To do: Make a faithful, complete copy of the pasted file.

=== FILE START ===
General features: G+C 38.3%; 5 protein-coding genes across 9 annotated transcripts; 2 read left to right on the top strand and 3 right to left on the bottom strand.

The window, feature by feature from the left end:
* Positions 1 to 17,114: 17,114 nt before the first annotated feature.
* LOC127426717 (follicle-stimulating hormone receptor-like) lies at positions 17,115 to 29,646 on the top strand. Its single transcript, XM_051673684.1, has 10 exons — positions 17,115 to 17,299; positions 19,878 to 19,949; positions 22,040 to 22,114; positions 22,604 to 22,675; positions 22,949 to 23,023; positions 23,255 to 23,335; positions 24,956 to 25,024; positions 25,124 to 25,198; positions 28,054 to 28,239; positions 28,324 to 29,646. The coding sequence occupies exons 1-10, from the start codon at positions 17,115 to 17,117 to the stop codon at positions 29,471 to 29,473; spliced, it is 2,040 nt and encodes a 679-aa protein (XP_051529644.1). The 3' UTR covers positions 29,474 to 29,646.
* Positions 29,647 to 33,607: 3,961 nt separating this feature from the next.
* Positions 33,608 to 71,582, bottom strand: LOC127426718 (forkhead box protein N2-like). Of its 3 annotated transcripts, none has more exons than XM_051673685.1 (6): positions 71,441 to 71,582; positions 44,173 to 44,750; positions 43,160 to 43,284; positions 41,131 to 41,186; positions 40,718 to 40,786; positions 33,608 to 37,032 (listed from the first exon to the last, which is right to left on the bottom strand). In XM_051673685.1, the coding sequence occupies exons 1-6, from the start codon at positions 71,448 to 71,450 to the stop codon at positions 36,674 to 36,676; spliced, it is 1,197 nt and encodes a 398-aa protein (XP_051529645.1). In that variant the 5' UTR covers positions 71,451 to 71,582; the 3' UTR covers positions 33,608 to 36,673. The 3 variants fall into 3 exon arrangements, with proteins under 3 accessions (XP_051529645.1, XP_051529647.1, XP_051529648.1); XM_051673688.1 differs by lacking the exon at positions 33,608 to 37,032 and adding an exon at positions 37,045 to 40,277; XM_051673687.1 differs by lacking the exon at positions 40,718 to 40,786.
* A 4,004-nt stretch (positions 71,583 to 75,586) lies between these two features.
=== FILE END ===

General features: G+C 38.3%; 5 protein-coding genes across 9 annotated transcripts; 2 read left to right on the top strand and 3 right to left on the bottom strand.

The window, feature by feature from the left end:
* Positions 1 to 17,114: 17,114 nt before the first annotated feature.
* LOC127426717 (follicle-stimulating hormone receptor-like) lies at positions 17,115 to 29,646 on the top strand. Its single transcript, XM_051673684.1, has 10 exons — positions 17,115 to 17,299; positions 19,878 to 19,949; positions 22,040 to 22,114; positions 22,604 to 22,675; positions 22,949 to 23,023; positions 23,255 to 23,335; positions 24,956 to 25,024; positions 25,124 to 25,198; positions 28,054 to 28,239; positions 28,324 to 29,646. The coding sequence occupies exons 1-10, from the start codon at positions 17,115 to 17,117 to the stop codon at positions 29,471 to 29,473; spliced, it is 2,040 nt and encodes a 679-aa protein (XP_051529644.1). The 3' UTR covers positions 29,474 to 29,646.
* Positions 29,647 to 33,607: 3,961 nt separating this feature from the next.
* Positions 33,608 to 71,582, bottom strand: LOC127426718 (forkhead box protein N2-like). Of its 3 annotated transcripts, none has more exons than XM_051673685.1 (6): positions 71,441 to 71,582; positions 44,173 to 44,750; positions 43,160 to 43,284; positions 41,131 to 41,186; positions 40,718 to 40,786; positions 33,608 to 37,032 (listed from the first exon to the last, which is right to left on the bottom strand). In XM_051673685.1, the coding sequence occupies exons 1-6, from the start codon at positions 71,448 to 71,450 to the stop codon at positions 36,674 to 36,676; spliced, it is 1,197 nt and encodes a 398-aa protein (XP_051529645.1). In that variant the 5' UTR covers positions 71,451 to 71,582; the 3' UTR covers positions 33,608 to 36,673. The 3 variants fall into 3 exon arrangements, with proteins under 3 accessions (XP_051529645.1, XP_051529647.1, XP_051529648.1); XM_051673688.1 differs by lacking the exon at positions 33,608 to 37,032 and adding an exon at positions 37,045 to 40,277; XM_051673687.1 differs by lacking the exon at positions 40,718 to 40,786.
* A 4,004-nt stretch (positions 71,583 to 75,586) lies between these two features.